Microbiome analysis and manipulation

A short overview of the potential healthcare uses of understanding the microbiome

27 July 2021


Living in and on the human body is an enormous microbial community of bacteria, viruses, fungi and protozoa. Their collective genomes are known as the human microbiome. A healthy microbiome is essential to human health, and its disruption is associated with a broad spectrum of conditions.

What is it?

The microbiome’s composition varies between different individuals and is heavily influenced by environmental factors, such as diet and lifestyle. Genetic factors have an impact although even genetically identical twins only share about 50% of their gut microbes.

High throughout DNA sequencing technologies and bioinformatics can be used to analyse the microbiome. This helps us understand the types and diversity of the species present, and identify associations between microbial composition and different health conditions. 

It is important to determine if a disrupted microbiome is the cause of a health problem, or simply correlates with it. If causal, it may be possible to develop microbiome targeted interventions.

How can it help?

Microbe based therapies: new types of interventions that alter our microbes could be developed, e.g. specific probiotics (live microbe supplements) and/or prebiotics (supplements which nurture microbes) may help prevent infant sepsis, and treat immune system and gastrointestinal disorders.

Precision medicine: some therapies and disease prevention strategies could be tailored to an individual’s microbiome, e.g. dietary interventions to manage type 2 diabetes could be informed by gut microbiome composition, to increase their effectiveness.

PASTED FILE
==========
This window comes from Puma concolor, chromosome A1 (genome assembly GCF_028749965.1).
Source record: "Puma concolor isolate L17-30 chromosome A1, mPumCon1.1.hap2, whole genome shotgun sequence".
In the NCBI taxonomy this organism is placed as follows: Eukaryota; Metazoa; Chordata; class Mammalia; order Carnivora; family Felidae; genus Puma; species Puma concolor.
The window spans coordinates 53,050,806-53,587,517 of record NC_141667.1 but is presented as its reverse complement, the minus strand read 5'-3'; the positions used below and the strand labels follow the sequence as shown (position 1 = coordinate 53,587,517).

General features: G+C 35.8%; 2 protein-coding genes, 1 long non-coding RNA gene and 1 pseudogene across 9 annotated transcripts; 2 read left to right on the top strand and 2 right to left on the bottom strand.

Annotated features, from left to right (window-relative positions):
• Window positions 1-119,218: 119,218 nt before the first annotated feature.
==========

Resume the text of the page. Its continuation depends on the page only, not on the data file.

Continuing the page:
New biomarkers: the microbiome could be used as a biomarker to aid in diagnosis or patient care, e.g. the ONCOBIOME study is investigating if microbial signatures could be used to help predict and/or diagnose cancer.

Ready for patients?

Some probiotics and prebiotics have good evidence supporting their use in the clinic. In addition, faecal microbiota transplants from healthy donors are already used to treat recurrent C. difficile infections, curing 80-90% of cases. However, the majority of specific microbe targeting therapies are still in the research phase. This is because there is huge variation among individuals’ microbiomes, and it is difficult to establish the characteristics of a ‘normal’ microbiome, let alone an unhealthy one.

In many disease areas, more understanding is also needed of whether microbial alterations drive disease or are just associated with it.


There are multiple promising clinical applications of microbiome analysis and manipulation. The increasing use of technologies such as transcriptomics, metabolomics and proteomics to analyse large datasets, will help accelerate understanding of human-microbe interactions. This should allow more microbe-targeting interventions to be developed and trialled. 

There is a general need for more high-quality, randomised controlled trials to generate robust evidence for these types of therapies. This will help provide clarity on which interventions are effective, helping evidenced-based therapies make it into the clinic.

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